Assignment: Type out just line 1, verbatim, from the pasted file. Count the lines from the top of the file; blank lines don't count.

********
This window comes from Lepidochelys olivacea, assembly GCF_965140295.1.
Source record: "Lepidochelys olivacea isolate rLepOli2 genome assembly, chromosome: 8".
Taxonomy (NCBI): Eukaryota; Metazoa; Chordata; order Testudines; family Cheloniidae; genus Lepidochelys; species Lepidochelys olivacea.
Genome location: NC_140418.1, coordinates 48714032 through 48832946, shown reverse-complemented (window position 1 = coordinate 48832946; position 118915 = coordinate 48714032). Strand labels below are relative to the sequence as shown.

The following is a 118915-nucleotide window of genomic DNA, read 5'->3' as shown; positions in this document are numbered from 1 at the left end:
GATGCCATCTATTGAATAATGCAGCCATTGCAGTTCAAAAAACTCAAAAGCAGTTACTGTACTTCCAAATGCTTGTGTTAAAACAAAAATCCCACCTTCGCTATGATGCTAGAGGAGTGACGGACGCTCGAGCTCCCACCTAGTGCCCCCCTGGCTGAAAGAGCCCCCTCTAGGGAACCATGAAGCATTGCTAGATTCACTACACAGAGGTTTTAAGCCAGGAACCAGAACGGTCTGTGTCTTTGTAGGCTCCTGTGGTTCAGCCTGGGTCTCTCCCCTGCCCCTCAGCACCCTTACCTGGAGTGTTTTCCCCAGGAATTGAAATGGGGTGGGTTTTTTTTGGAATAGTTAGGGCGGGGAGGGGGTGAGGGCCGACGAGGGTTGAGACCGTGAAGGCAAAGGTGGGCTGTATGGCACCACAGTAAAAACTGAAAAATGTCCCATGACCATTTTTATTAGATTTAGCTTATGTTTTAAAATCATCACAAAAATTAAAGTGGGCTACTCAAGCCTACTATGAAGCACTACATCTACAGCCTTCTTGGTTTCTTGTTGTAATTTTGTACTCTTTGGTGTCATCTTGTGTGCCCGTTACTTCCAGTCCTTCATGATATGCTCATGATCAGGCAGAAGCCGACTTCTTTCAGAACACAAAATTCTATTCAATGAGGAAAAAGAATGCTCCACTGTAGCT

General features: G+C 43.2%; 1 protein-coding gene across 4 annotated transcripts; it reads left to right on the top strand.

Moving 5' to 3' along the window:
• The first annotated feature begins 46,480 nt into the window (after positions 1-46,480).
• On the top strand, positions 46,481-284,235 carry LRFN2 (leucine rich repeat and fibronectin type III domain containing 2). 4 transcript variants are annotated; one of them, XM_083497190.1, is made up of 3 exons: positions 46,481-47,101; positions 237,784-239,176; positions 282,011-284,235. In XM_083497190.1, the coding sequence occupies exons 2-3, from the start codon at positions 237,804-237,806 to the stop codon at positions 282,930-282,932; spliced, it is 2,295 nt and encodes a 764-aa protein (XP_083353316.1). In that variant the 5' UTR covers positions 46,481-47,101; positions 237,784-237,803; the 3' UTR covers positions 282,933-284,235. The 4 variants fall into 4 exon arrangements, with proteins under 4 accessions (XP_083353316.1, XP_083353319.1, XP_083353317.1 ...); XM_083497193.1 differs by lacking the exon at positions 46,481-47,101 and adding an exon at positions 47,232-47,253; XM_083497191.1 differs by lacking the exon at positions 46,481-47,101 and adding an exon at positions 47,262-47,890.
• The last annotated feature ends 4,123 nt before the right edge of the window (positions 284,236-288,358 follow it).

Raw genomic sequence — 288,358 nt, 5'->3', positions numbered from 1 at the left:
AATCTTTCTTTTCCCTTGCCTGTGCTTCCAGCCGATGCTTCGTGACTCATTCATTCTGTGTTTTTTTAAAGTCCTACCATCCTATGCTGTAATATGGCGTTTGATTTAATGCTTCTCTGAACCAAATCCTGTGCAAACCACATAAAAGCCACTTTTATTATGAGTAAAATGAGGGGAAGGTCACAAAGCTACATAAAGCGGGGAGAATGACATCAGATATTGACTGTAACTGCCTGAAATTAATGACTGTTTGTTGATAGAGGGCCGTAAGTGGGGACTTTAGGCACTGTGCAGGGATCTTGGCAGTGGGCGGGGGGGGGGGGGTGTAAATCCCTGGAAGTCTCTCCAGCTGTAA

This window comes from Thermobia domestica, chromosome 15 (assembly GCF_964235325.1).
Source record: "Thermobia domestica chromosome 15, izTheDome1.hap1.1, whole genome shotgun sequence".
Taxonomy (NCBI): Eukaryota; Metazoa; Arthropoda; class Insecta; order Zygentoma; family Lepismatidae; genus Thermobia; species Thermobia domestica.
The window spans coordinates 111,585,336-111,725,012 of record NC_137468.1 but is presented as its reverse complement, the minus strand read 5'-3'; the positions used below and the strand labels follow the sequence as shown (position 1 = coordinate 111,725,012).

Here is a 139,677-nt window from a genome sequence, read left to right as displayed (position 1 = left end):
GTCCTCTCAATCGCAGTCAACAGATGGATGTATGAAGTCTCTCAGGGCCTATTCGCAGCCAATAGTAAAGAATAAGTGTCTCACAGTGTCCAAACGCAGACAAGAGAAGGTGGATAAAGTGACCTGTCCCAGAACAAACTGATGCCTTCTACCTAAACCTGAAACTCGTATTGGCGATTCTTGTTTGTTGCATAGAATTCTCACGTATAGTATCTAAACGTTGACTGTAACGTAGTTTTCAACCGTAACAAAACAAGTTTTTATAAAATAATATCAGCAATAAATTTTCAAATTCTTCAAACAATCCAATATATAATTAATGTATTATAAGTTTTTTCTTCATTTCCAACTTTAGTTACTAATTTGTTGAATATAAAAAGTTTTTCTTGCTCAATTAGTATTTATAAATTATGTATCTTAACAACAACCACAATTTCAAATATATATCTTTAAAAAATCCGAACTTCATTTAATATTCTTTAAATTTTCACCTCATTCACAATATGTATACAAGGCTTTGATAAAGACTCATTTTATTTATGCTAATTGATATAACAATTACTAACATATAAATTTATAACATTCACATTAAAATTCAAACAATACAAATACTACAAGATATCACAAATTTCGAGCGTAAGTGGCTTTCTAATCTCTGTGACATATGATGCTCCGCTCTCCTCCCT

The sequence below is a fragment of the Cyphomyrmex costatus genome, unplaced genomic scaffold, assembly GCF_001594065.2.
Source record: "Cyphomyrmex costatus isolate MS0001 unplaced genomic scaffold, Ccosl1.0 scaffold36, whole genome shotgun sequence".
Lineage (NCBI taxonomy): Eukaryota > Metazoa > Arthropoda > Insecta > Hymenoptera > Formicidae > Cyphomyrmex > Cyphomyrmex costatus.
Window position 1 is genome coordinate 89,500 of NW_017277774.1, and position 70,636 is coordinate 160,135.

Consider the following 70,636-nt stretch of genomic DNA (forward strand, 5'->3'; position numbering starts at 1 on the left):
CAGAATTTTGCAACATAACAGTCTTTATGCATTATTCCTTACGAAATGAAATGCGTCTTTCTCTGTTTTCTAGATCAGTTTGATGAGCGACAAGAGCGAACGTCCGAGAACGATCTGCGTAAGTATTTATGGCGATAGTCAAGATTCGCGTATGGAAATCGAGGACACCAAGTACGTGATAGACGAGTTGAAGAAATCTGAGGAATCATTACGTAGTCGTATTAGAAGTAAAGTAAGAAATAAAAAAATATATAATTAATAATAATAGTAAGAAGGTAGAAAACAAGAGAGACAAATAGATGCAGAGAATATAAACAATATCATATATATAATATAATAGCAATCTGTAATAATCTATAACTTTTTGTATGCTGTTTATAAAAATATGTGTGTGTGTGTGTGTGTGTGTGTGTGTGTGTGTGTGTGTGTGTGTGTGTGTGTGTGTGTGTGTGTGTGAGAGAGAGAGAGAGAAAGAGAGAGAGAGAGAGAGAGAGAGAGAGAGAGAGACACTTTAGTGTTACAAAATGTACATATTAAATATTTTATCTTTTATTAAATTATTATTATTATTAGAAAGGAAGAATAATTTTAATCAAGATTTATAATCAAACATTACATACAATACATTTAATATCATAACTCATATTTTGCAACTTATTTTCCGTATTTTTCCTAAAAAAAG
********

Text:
This window comes from Lepidochelys olivacea, assembly GCF_965140295.1.